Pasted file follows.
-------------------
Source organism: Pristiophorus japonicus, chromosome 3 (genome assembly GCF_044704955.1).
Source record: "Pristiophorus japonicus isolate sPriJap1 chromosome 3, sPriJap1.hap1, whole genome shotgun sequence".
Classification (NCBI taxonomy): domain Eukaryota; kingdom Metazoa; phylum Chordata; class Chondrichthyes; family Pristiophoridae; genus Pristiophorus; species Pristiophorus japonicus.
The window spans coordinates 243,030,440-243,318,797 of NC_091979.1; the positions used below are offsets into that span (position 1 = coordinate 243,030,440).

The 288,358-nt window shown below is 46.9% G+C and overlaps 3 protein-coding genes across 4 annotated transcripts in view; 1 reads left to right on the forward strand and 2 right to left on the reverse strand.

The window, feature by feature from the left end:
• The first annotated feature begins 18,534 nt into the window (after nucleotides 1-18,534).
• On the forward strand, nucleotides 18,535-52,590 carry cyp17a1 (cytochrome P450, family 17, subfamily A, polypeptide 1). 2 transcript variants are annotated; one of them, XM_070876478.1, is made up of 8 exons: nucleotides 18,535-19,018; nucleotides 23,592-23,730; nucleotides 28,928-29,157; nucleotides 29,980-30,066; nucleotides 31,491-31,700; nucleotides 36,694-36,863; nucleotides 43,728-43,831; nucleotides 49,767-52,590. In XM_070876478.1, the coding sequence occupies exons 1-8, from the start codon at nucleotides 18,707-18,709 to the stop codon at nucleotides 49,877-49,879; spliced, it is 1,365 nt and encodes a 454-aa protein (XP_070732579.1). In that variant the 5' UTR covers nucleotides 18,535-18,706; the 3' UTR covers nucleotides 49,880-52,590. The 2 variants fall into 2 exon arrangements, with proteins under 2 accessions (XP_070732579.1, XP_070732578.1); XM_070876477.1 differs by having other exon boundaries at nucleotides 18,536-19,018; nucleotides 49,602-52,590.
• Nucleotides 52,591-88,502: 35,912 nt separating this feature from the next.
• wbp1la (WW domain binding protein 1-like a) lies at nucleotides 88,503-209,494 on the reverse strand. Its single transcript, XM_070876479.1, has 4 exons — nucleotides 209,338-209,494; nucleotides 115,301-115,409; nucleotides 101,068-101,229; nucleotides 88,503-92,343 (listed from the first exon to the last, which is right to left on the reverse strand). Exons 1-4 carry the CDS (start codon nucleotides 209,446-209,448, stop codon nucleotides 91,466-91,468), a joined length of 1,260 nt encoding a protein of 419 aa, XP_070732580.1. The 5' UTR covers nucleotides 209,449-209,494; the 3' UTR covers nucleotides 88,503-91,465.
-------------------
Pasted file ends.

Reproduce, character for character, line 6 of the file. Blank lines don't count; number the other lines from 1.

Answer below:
The window, feature by feature from the left end: